Stockton-on-Tees Borough Council

Big plans, bright future

Planning Committee Minutes

Wednesday, 9th May, 2012
01.30 p.m.
Jim Cooke Conference Suite, Stockton Central Library, The Square, Stockton on Tees, TS18 1TU
Please note: all Minutes are subject to approval at the next Meeting

Attendance Details

Cllr Robert Gibson (Chair); Cllr Jim Beall, Cllr Gillian Corr, Cllr John Gardner, Cllr Paul Kirton, Cllr Alan Lewis, Cllr Ken Lupton (Vice Cllr Chatburn), Cllr David Rose, Cllr Andrew Sherris, Cllr Michael Smith, Cllr Norma Stephenson and Cllr Steve Walmsley.
C Straughan, G Archer, R McGuckin, J Roberts H Smith, P Shovlin, J Hutchcraft (DNS); J Grant and P K Bell (LD).
In Attendance:
Cllr Philip Dennis (Ward Cllr for Eaglecliffe), Cllr Mrs Maureen Rigg (Ward Cllr for Eaglescliffe), Agents, Objectors, Members of the Public.
Apologies for absence:
Cllr Mark Chatburn, Cllr Jean Kirby and Cllr Mick Stoker.
Item Description Decision
Councillor Lewis reported that he had put in a previous objection but that things had moved on since then and he came to the meeting with an open mind.
The minutes of the meeting held on 14th March 2012 were confirmed and signed by the Chair as a correct record.

RESOLVED that the Planning Committee Decisions Protocol be invoked and therefore planning application 11/2842/EIS be deferred for further consideration by Officers and subsequent advice to Members when the application returns to committee.
RESOLVED that the appeal be noted.
1.30 pm - 3.30 pm


Consideration was given to a report on an outline planning application for a mixed-use development at Allen's West, Eaglescliffe. The application was in outline with all matters reserved.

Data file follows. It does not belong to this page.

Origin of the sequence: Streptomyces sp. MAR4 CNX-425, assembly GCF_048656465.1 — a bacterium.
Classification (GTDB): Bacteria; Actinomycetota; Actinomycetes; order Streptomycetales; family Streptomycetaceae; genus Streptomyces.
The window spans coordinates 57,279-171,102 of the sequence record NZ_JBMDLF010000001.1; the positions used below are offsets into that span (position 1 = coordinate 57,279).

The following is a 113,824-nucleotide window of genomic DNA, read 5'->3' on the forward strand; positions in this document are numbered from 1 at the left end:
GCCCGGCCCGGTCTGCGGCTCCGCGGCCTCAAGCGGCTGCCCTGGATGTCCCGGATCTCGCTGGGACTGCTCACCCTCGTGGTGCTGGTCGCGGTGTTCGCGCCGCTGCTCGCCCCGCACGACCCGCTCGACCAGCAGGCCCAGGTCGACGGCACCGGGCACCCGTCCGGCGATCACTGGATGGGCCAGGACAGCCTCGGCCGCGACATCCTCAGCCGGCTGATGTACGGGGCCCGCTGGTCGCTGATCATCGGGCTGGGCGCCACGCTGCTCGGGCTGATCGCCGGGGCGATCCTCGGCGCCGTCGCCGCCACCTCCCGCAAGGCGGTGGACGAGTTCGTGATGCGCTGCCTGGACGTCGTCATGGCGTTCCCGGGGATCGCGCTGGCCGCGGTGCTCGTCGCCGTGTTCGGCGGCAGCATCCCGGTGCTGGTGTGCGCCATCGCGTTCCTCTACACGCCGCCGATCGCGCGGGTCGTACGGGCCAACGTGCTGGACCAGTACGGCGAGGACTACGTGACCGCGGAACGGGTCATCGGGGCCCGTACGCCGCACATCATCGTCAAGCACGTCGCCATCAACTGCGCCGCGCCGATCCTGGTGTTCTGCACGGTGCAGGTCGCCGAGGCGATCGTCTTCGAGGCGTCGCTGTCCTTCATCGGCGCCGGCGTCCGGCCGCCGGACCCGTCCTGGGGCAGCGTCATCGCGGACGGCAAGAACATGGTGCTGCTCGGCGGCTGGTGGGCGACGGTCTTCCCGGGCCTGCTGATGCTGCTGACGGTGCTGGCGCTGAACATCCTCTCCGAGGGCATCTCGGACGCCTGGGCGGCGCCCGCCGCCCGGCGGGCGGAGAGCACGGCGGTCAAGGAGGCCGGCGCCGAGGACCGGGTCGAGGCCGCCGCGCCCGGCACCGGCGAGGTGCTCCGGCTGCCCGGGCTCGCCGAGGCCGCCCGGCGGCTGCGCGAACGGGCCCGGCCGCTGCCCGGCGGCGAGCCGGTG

The application proposal was to establish the principle of the development. In view of the scale of the proposal and the location of the development, an Environmental Statement (ES) had been submitted with the application. Also supporting the application was a Planning Statement, Statement of Community Involvement, Flood Risk Assessment, Pre-Development Arboricultural Survey, Master Plan Drawings, Transport Assessment, Travel Plan and Design and Access Statement.

Outline planning permission had previously been granted in 2009 for mixed use development on the site comprising warehousing, industrial, residential (500 dwellings), care home, retail and community uses plus associated parking, roads, landscaping and infrastructure.

The submitted illustrative master plan showed the proposed development including access, internal roads, indicative landscaping, and plot layout. The layout had been designed to account for constraints presented by planning policies and zones (namely the HSE Exclusion Zone to the south western tip of the site), as well as through site characteristics such as the pylon zone which crosses the site from north to south on the eastern boundary, and the strip of protected Poplar trees which cross the site from east to south west.

The proposed development comprised 845 no. houses (248 no. 2-bed units, 384 no. 3-bed units and 213 no. 4-bed units) ; a 60-bed care home; a small local shopping parade (providing up to 250m2 of retail floor space and a crèche ); community facilities up to 500m2 and associated landscaping, roads, parking and infrastructure.